The Matsugaoka Bunko came into existence through the efforts of Dr. Daisetz Teitarō Suzuki (1870-1966) and a group of his supporters. In 1945, these culminated in the construction of the library on the Matsugaoka hillside, Kita-Kamakura, which opened in February of the following year after having been granted official status as a foundation. It may be seen as the fulfillment of the dream of Sōen Shaku (1857-1919), Suzuki's master, who conceived the idea to establish a centre for Buddhist studies.

Visitors first pass through the Tōkei-ji temple gate, and after proceeding a short distance down the secluded lane pass by the marker for the library on their right. The adjoining gate will not open to those who feel no affinity for the wisdom of the Way. Beyond, wild camellia bloom every spring, their elegant red petals highlighting the tranquility of the Matsugaoka hill. Within this floral sanctuary stands the Bunko, the repository of some seventy thousand learned volumes, one of the most extensive collections of Buddhist texts in Japan. The Zen collection alone consists of ten thousand works, and the non-Japanese-language books some nine thousand, including ample selections in Sanskrit, English, and many other European languages.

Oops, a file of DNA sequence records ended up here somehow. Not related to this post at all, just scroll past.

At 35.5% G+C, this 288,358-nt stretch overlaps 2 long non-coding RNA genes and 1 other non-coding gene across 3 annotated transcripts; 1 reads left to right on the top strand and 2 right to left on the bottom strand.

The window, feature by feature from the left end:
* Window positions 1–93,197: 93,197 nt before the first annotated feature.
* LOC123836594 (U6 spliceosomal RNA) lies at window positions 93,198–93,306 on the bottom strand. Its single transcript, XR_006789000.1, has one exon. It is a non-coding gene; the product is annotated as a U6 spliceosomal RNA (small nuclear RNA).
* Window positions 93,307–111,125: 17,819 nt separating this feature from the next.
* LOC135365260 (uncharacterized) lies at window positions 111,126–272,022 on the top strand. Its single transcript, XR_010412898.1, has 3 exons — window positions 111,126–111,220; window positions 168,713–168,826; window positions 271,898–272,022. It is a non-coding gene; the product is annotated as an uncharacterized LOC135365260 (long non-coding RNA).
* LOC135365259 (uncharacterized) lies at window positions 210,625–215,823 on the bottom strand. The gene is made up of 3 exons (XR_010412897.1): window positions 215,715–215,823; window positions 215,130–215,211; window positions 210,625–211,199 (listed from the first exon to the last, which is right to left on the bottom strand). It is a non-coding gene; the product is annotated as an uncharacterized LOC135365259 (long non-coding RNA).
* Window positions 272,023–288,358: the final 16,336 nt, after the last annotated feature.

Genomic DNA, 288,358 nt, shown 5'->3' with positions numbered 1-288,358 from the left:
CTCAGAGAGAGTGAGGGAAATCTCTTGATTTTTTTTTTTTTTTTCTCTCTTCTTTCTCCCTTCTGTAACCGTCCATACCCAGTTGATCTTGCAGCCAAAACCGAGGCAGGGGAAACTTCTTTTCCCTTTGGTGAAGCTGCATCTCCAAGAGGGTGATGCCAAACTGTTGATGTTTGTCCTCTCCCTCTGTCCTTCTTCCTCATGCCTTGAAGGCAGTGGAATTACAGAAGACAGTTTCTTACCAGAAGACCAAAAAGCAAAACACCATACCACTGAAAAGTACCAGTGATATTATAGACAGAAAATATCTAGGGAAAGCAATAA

The collection, the core of which comprises works collected over a lifetime by Suzuki and his wife, Beatrice Lane (1878-1939), covers not only the varieties of Indian, Chinese, and Japanese Buddhism, but many other religions and topics of interest to the humanities as well. While no efforts aimed specifically at acquiring rare materials have been made, the present collection contains many significant Japanese works, among them those from the library donated by Mitsuo Ishii (1880-1966), governor of the Bank of Japan, such as the Xinbian Fofa daming lu (The Great Light of Buddha-dharma, 1229) treasured by Shōichi Kokushi (1202-80) and the authentic manuscript of the Rinzairoku shō (The Record of Lin-chi) of Takuan (1573-1645). These items have been respectively designated an Important Cultural Property and a Valued Artistic Treasure by the Japanese government.